Taking that interval concept up a notch, here’s a look at a mostly out-and-back, interval workout I did. We can see how the tracks compare between the two Samsung Galaxy Watch 6 units here, Classic and non-Classic – one per wrist (versus the Garmin Forerunner 955 & COROS APEX 2 Pro hand-held). In short, we can see that at all times, at least one of the two Samsung watches (blue and red) is offset from the trail/rest of the watches:
And in these sections as well:
Meanwhile, here’s the heart rate data. As you can see, things are pretty substantially different between the two Samsung watches (one per wrist), and the chest strap, Polar Verity Sense, and Whoop:
The green line dropping is when I went to lick the strap for a second to add moisture, I realized a minute in I forgot to do that (normal for chest straps), and just wanted to be sure it was good. In any case, that aside, you’ll notice that this too wasn’t too bad, except for the warm-up section where the Classic went all kinda wonky, and then even throughout the run, there’s a few moments where the classic is a bit more offset (slightly) than the others).
Likewise, if we look at a road ride in the mountains (with basically two major climbs and two major descents), here’s how the two watches handled side-by-side, compared to the multiband-equipped Garmin Edge 840. You’ll notice that right out of the gate, on lazy switchbacks in fields with no mountain blockages, we see the Samsung already offset.
On some of the straightaways, it’s a bit better, but you can still see the slight wobble on both Samsung watches compared to the pristine GPS track from the Garmin:
And then of course, once we get into the switchbacks, the Samsung is careening off every corner.
And then perhaps the biggest difference we see is here on the heart rate:
You can see that the Watch 6 non-Classic (purple) immediately struggles for the first 10 or so minutes of the climb. Given this is low-speed and buttery smooth roads, this should be easy for any watch. Trivially easy. Not here. We see the pattern repeat itself as I begin the second climb, again taking about 10 minutes to finally lock. The Samsung Watch 6 Classic (red) also struggles a little bit here as well, though not heavily so. Finally, it’s worth pointing out the slight bits of chest strap artifacts you see on the higher-speed descent portions, as my jersey is likely fluttering a bit in the wind and the chest strap is picking that up just slightly with tiny variations of 2-4bpm swings on the low HR sections. It’s something you really only notice when you have comparison sets.
Ok, so overall where do we stand?
Well, essentially we’re the same as we are every year with Samsung watches and accuracy: Very tiny improvements but overall mediocre to poor performance. I fundamentally don’t understand how a company as big and resource-laden as Samsung can have such poor performance year after year in these categories. If tiny companies like COROS and Polar (in comparison to Samsung), or also-big companies like Apple, Google, Huawei, and Garmin, can have good to exceptional accuracy, then certainly Samsung can at least have passing performance in these categories.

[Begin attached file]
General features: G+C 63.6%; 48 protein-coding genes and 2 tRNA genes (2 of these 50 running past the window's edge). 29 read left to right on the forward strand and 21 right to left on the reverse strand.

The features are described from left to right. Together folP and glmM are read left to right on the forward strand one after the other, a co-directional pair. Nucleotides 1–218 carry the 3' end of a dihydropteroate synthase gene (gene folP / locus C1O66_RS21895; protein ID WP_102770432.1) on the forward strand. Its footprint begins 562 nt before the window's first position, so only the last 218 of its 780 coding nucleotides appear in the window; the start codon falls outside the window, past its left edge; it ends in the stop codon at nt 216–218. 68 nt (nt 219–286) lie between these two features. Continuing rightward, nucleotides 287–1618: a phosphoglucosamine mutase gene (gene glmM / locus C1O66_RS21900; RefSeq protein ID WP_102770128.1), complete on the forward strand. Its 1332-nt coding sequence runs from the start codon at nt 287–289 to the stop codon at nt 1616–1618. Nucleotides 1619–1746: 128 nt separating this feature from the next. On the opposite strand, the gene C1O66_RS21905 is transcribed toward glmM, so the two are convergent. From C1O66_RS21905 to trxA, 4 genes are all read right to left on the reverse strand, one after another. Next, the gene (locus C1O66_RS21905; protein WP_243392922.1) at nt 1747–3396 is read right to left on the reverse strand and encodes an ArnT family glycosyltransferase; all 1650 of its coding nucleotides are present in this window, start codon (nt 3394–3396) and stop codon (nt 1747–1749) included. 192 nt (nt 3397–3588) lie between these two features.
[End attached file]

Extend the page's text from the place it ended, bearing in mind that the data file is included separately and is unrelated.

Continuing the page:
Let alone the fact that Samsung decided to release a multiband/GNSS top-end watch in 2023. Virtually every sports watch from every company (small or big) has launched with multiband this year. I could have perhaps understood if Samsung’s cheaper non-Classic units didn’t have it and Classic did. But for neither of them to have it, and more critically, still be easily beaten by other non-multiband offerings (Apple Watch Series 8) is pretty bad.
Hopefully next year will be the year we’ll finally see some big improvements in GPS and heart rate accuracy. But then again, I say that every year.
(Note: All of the charts in these accuracy portions were created using the DCR Analyzer tool. It allows you to compare power meters/trainers, heart rate, cadence, speed/pace, running power, GPS tracks, and plenty more. You can use it as well for your own gadget comparisons, more details here.)
Starting off on the hardware front, the Samsung Galaxy Watch6 Classic is by far the nicest looking Samsung Watch they’ve ever made, or at least to my eyes it is. The feel of the watch is solid, and the overall look is on point. As for the little sibling, the non-Classic, well…it’s exactly what the Samsung Watch4 and Watch5 were, thus no differences there. To me, I’m still not a huge fan of the touch bezel (and many people agree with me), it just never works out as reliably as you’d hope. Whereas the rotating bezel on the Classic edition works quite reliably, and is easier to control.
On the software side of things, while the unit got the new Wear OS 5 and updated Samsung skin, the other changes are pretty minor. A handful of sleep metrics and a running track mode that doesn’t seem to be fully baked yet. Likewise, on the accuracy side, neither heart rate nor GPS seem to be competitive with units from years ago, or units half their price. I will give Samsung credit that GPS acquisition time has improved dramatically (it used to take many minutes in some cases), whereas now it acquires almost all the time within a few seconds. Unfortunately, sometimes it’ll randomly lose that GPS signal right as you press the start button, and fail to acquire it again.
Ultimately, I think I just remain a bit surprised that for as many resources as Samsung has as a company, the watch lineup continues to get seemingly little internal attention. It receives very minor updates each year, and has seen only tiny improvements in accuracy over its numerous editions. Compare that to Apple, Google/Fitbit, Garmin, Huawei, and plenty of others who have poured in tons of new features and functionality into their watches, as well as dramatically increased accuracy over the last few years.
As always, maybe next year will be better.